Most educated people like you and me will fail to see the messages as we are already bombarded with an information overload. We are too smart to even consider any of the messages relevant to us. In fact even I didn’t realize this fact till my wife pointed this out to me, she shook me out of my arrogance, and am thankful to her for doing that to me.
Coming back to messages, in one of my earlier post ‘When fiction meets reality- part 02’ I said that 3 idiots was a movie made 15 years too late. Urban India has advanced much beyond that. In the same post I also mentioned that if real change in the country has to occur then we need to look at our roots and look at real problems. Unfortunately mainstream media is averse to catering to this demographic, any movie that tends to deal with real issues of non urban India tends to get branded as an art film and rarely has an audience. This is where the uniqueness of Dabangg lies.
On first looks Dabangg is a routine action masala entertainer but scratch the surface a little deeper and you will see layers of brilliance. Technically there is a certain textural, audio visual consistency in the movie which shows the commitment of the production house and the talent and skill of the director and rest of the technical crew.
Leaving apart the technical front, the characterization of Chulbul Pandey is bang on and through him we experience the movie. He highlights many issues in the movie without being preachy at any point of time. Here is a list of a few of them, am assuming most of you have already seen the movie so am also assuming whatever I mention below won’t be a spoiler to you.
- Channelizing Anger: As a child the hero has issues with his family and his anger is channelized into becoming a police officer instead of becoming a ruffian which would have been an easier thing to do.
- Familial bonding: Even though the brothers are not on talking terms, when Chulbul notices that his brother is mingling with anti social elements, he shows great concern leaving aside all differences, remember the cell phone scene after he notices Makhi with Cheddi Singh. Also the way Chulbul interacts with his mother and the way he finally reconciles with his stepfather shows that family is meant to be treasured and grudges are irrelevant and inconsequential.
- Drunkards: Heroine’s father is a useless alcoholic depending on his children for money, this is the most common scene one would witness in the lower strata of society. This issue is shown with great sensitivity through the eyes of the daughter and finally culminates with the scene near the lake.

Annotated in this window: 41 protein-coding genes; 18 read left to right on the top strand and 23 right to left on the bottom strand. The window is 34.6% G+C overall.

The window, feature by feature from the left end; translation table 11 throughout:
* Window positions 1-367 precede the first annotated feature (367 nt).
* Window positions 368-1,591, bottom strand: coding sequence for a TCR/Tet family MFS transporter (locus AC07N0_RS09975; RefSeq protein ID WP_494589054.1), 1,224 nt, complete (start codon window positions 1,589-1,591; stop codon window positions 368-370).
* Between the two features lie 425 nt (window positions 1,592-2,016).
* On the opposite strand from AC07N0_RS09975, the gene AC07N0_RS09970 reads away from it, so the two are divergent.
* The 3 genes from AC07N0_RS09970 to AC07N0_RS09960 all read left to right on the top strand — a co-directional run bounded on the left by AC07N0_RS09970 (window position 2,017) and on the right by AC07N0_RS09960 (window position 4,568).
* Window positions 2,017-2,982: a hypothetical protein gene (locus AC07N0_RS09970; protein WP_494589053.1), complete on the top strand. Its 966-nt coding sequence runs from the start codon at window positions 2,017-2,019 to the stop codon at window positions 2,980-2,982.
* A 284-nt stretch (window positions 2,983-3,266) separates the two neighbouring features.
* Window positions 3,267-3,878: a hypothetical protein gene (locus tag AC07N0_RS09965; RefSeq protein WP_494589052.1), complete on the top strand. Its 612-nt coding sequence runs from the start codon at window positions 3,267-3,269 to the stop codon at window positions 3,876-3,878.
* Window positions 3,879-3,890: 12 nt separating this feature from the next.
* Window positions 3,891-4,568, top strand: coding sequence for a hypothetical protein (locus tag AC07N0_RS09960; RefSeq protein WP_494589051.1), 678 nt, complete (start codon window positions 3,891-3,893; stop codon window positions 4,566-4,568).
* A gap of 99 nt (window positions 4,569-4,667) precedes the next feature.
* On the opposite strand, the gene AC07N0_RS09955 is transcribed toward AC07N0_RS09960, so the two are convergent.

- Procrastination: Early to bed and early to rise, Chulbul wakes up early and is shown to be fit whereas his brother is the anti thesis to this, in his introduction scene he is shown in deep slumber without a care in this world. Also in another classic scene Chulbul while chasing the goons says to his policemen “Mote vale ustaraf, Patle vale istaraf aur fit wale mere peche” only to notice that no one is left behind him. An extremely comic moment but look at the irony behind that, it’s every bit the truth in reality.
- Munni’s of society: Munni is probably the most popular name in India today, thanks to the famous Zandu Balm song. But if one notices, at the end of the song Chulbul says to Munni, “Munni ab tum apne Munne ke pass chele jaao”. Munni leaves with a concerned but thankful expression. Goes on to highlight that she isn’t doing all this song and dance for fun, but to feed her family. Another social ill of the society.
- Polio: We have seen countless campaigns on Polio but probably the most effective in times to come would be the one line uttered by Chulbul which he says to the heroine’s brother when he comes to know that he has polio. He simply asks “Do boond pilaya nahi kya”. He hits the nail on the head.
There are many more Bang On moments in the film, but I wish to end my list here, else I can keep on going with it. And for those who say that the movie is violent in providing solutions I would like to point this out.
To remove a tumor in our body we need to go under the surgeon’s knife, what are a few punches after all to weed out social ills.
And yes, I hear there is going to be a sequel to Dabangg, while most wonder what new stunts Salman would come up with, I wonder what new messages he would highlight this time. It’s time we rediscovered our Superheroes and Dabangg sets a great precedent for many more socially relevant entertainers which cater to the people that really matter to our country.
(This post has been developed out of discussions with and insights from Anuradha Mothali)
Kartik Dayanand Boddapati
You can connect with me here: